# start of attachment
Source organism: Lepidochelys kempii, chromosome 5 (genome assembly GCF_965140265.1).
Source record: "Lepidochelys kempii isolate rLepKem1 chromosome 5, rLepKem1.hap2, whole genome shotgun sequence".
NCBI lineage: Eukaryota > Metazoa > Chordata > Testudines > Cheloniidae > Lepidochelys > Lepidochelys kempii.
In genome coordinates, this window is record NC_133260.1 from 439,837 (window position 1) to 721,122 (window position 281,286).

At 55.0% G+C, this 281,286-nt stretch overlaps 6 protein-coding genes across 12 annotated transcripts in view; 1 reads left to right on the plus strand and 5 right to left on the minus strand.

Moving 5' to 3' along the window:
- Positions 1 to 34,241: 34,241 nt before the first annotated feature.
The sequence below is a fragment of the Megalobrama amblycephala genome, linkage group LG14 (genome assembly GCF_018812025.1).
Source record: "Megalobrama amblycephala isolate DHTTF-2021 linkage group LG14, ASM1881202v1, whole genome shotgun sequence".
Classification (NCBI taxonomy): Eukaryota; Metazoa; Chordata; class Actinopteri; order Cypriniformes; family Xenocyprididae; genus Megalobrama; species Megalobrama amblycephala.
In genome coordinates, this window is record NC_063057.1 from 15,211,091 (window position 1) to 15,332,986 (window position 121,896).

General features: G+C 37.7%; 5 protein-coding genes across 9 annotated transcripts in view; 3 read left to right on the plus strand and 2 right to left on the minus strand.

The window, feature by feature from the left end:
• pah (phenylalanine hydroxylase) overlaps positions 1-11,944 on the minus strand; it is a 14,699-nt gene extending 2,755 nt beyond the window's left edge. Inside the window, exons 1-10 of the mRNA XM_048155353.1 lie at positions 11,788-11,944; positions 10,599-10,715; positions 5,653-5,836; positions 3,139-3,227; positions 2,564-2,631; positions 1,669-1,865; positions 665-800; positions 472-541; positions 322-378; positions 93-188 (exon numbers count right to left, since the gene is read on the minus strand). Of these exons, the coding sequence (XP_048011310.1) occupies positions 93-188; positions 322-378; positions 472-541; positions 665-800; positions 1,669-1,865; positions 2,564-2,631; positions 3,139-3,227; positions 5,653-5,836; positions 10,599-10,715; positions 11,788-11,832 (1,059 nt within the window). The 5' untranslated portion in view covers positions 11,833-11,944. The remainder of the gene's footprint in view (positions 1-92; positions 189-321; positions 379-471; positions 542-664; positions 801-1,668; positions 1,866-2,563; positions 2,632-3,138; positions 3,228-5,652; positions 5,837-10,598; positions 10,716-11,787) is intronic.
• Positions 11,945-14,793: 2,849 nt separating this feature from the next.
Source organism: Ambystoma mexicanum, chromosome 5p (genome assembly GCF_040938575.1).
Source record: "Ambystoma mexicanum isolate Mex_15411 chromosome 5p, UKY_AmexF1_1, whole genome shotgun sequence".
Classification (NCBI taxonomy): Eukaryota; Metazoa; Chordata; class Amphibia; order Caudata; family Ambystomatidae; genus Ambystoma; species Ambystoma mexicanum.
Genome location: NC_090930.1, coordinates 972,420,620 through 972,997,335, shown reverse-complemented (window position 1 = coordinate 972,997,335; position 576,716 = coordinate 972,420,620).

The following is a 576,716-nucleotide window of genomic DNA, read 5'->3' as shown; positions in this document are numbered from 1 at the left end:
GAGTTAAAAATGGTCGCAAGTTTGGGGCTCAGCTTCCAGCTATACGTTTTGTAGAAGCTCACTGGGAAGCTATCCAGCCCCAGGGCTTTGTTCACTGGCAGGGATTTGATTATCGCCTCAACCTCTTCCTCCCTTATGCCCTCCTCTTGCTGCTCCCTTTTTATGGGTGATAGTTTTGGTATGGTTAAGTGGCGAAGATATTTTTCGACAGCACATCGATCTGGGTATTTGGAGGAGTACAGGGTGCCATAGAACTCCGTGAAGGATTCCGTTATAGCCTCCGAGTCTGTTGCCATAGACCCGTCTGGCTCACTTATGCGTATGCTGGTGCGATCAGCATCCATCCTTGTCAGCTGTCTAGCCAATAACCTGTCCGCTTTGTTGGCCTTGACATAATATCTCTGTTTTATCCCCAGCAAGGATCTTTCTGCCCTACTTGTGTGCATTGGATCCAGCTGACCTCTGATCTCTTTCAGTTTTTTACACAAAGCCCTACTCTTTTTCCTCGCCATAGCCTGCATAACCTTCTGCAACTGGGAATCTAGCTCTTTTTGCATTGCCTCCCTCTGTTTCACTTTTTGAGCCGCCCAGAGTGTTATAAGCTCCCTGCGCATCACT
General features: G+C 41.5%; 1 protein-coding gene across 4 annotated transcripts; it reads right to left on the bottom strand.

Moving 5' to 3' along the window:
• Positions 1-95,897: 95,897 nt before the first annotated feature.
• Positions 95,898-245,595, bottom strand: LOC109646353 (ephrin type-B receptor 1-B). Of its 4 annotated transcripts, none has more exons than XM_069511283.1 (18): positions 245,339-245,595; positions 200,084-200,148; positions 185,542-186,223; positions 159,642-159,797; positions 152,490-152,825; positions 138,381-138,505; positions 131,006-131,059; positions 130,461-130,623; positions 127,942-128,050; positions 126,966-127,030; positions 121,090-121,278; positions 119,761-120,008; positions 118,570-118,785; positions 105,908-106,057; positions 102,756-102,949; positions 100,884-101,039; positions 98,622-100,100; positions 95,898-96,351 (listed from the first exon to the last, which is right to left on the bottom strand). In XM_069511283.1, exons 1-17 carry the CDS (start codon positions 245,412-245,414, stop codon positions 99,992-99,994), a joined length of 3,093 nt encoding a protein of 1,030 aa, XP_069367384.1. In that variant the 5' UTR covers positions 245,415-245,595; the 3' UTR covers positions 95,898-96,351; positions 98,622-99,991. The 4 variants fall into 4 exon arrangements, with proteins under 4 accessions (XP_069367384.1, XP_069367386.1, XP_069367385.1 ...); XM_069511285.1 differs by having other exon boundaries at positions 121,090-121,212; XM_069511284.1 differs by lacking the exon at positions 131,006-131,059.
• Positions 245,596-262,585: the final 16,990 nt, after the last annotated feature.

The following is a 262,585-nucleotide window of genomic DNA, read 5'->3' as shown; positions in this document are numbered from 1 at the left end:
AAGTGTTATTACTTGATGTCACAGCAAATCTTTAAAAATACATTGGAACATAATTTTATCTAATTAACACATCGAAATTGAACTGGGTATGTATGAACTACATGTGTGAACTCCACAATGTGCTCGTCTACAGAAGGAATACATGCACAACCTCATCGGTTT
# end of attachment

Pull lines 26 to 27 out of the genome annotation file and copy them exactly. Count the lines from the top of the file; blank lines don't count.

• Positions 245,596-262,585: the final 16,990 nt, after the last annotated feature.

The following is a 262,585-nucleotide window of genomic DNA, read 5'->3' as shown; positions in this document are numbered from 1 at the left end: